Why gazed he so upon the ghastly head
Which hands profane had gather'd from the dead,
That still beside h...Read More
by Bronte, Charlotte
...en long years,
A hand has touched these relics old;
And, coating each, slow-formed, appears,
The growth of green and antique mould.
All in this house is mossing over;
All is unused, and dim, and damp;
Nor light, nor warmth, the rooms discover
Bereft for years of fire and lamp.
The sun, sometimes in summer, enters
The casements, with reviving ray;
But the long rains of many winters
Moulder the very walls away.
And outside all is ivy, clinging
To ch...Read More
by Whitman, Walt
...Singing the great achievements of the present,
Singing the strong, light works of engineers,
Our modern wonders, (the antique ponderous Seven outvied,)
In the Old World, the east, the Suez canal,
The New by its mighty railroad spann’d,
The seas inlaid with eloquent, gentle wires,
I sound, to commence, the cry, with thee, O soul,
The Past! the Past! the Past!
The Past! the dark, unfathom’d retrospect!
The teeming gulf! the sleepers and the shadows!
The past! the infin...Read More
by Whitman, Walt
...rchitects and engineers,
The far-off Assyrian edifice and Mizra edifice,
The Roman lictors preceding the consuls,
The antique European warrior with his axe in combat,
The uplifted arm, the clatter of blows on the helmeted head,
The death-howl, the limpsey tumbling body, the rush of friend and foe thither,
The siege of revolted lieges determin’d for liberty,
The summons to surrender, the battering at castle gates, the truce and parley;
The sack of an old city in its time...Read More
by Chesterton, G K
With dismal robes that drop and rend
And demon pipes that wail--
In long, outlandish garments,
Torn, though of antique worth,
With Druid beards and Druid spears,
As a resurrected race appears
Out of an elder earth.
And though the King had called them forth
And knew them for his own,
So still each eye stood like a gem,
So spectral hung each broidered hem,
Grey carven men he fancied them,
Hewn in an age of stone.
And the two wild peoples of the north
Stood fr...Read More
by Wilde, Oscar
...and, the sick and sunless day.
O for one midnight and as paramour
The Venus of the little Melian farm!
O that some antique statue for one hour
Might wake to passion, and that I could charm
The Dawn at Florence from its dumb despair,
Mix with those mighty limbs and make that giant breast my lair!
Sing on! sing on! I would be drunk with life,
Drunk with the trampled vintage of my youth,
I would forget the wearying wasted strife,
The riven veil, the Gorgon eyes of Truth,
by Baudelaire, Charles
And cool the flame hell lighted in your heart?
Fathomless well of fault and foolishness!
Eternal alembic of antique distress!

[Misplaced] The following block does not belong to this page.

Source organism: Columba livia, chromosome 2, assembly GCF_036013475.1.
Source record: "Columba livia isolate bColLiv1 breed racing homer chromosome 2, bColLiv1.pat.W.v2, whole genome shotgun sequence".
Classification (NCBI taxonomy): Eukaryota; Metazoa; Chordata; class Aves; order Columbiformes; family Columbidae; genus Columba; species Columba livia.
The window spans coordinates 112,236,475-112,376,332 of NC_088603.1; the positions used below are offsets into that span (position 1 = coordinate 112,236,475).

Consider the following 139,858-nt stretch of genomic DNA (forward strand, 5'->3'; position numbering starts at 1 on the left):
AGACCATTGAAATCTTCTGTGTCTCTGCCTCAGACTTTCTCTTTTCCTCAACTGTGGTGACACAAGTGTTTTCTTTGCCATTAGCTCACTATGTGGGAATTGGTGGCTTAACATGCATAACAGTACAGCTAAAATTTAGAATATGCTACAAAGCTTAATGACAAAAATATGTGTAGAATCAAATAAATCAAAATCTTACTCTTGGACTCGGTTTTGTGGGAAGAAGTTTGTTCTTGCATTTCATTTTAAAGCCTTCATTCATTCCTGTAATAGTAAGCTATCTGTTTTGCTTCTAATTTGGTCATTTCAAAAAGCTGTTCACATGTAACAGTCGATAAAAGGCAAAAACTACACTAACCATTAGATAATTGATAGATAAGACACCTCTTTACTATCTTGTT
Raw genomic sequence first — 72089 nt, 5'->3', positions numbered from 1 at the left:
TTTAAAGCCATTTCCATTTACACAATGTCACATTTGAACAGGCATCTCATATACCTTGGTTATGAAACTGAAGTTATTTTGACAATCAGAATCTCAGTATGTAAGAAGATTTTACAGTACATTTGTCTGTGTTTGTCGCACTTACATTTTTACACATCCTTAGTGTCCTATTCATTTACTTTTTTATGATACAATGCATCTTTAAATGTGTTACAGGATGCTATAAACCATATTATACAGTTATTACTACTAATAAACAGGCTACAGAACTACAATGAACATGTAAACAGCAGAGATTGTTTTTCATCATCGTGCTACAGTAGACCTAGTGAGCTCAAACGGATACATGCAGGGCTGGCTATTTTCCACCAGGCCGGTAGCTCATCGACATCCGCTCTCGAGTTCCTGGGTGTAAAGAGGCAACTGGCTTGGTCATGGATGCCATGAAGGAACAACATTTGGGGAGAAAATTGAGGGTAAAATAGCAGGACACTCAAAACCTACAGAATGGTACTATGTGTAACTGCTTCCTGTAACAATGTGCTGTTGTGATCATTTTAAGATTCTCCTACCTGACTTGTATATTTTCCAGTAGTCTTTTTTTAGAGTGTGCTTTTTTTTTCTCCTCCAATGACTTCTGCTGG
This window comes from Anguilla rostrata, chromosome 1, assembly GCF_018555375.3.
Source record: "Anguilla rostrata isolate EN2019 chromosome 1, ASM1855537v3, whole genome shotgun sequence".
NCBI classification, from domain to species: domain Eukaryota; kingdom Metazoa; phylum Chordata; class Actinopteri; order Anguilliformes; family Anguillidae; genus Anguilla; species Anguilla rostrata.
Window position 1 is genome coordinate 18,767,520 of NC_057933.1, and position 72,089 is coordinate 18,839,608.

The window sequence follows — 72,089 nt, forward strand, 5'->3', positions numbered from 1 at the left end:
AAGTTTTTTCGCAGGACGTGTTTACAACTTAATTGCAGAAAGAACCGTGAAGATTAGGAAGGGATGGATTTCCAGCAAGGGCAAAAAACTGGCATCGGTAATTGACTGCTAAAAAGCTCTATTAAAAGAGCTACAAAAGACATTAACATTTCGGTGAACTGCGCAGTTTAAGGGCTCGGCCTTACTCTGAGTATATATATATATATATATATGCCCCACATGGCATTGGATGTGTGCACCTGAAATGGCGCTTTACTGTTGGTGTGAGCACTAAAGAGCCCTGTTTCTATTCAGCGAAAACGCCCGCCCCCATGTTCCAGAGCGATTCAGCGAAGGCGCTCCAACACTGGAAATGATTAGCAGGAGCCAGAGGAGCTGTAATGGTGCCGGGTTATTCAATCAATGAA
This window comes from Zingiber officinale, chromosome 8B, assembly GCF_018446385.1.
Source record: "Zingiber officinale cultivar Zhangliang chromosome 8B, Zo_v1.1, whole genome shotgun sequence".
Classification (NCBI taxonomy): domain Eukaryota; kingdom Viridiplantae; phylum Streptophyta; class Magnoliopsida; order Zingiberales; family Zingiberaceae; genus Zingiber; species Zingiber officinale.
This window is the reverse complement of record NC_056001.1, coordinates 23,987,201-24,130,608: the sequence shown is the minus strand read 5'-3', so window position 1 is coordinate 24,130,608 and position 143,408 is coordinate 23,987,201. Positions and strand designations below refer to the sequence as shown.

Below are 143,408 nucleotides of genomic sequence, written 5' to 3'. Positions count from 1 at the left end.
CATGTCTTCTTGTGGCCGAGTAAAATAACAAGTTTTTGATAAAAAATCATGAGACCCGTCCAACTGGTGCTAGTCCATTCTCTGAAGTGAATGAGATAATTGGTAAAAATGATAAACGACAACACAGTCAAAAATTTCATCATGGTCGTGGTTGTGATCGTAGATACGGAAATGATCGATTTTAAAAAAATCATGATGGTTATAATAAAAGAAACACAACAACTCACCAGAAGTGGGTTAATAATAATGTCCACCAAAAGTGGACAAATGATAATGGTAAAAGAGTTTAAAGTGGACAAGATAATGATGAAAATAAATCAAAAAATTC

Still o'er the curved, white trellis of your sides
The sateless, wandering serpent curls and glides.
And truth to tell, I fear lest you should find,
Among us here, no lover to your mind;
Which of these hearts beat for the smile you gave?
The charms of horror please none but the brave.
Your eyes' black gulf, where awful broo...Read More
by Seeger, Alan
...ter country; rising here
From rustling foliage where cuckoos call
On summer evenings, stands a belvedere,
Buff-hued, of antique plaster, overrun
With flowering vines and weatherworn by rain and sun.
Still round the turrets of this antique tower
The bougainvillea hangs a crimson crown,
Wistaria-vines and clematis in flower,
Wreathing the lower surface further down,
Hide the old plaster in a very shower
Of motley blossoms like a broidered gown.
Outside, ascending from ...Read More
by Byron, George (Lord)
...the spirit of my dream.
There was an ancient mansion, and before
Its walls there was a steed caparisoned:
Within an antique Oratory stood
The Boy of whom I spake;—he was alone,
And pale, and pacing to and fro: anon
He sate him down, and seized a pen, and traced
Words which I could not guess of; then he leaned
His bowed head on his hands and shook, as 'twere
With a convulsion—then rose again,
And with his teeth and quivering hands did tear
What he had written, but he shed ...Read More
by Scott, Sir Walter
...security and gloom,
Yet not a dungeon; for the day
Through lofty gratings found its way,
And rude and antique garniture
Decked the sad walls and oaken floor,
Such as the rugged days of old
Deemed fit for captive noble's hold.
'Here,' said De Brent, 'thou mayst remain
Till the Leech visit him again.
Strict is his charge, the warders tell,
To tend the noble prisoner well.'
Retiring then the bolt he drew,
by Eliot, T S (Thomas Stearns)
Burned green and orange, framed by the coloured stone,
In which sad light a carved dolphin swam.
Above the antique mantel was displayed
As though a window gave upon the sylvan scene
The change of Philomel, by the barbarous king
So rudely forced; yet there the nightingale
Filled all the desert with inviolable voice
And still she cried, and still the world pursues,
"Jug Jug" to dirty ears.
And other withered stumps of time
Were told upon the walls; staring for...Read More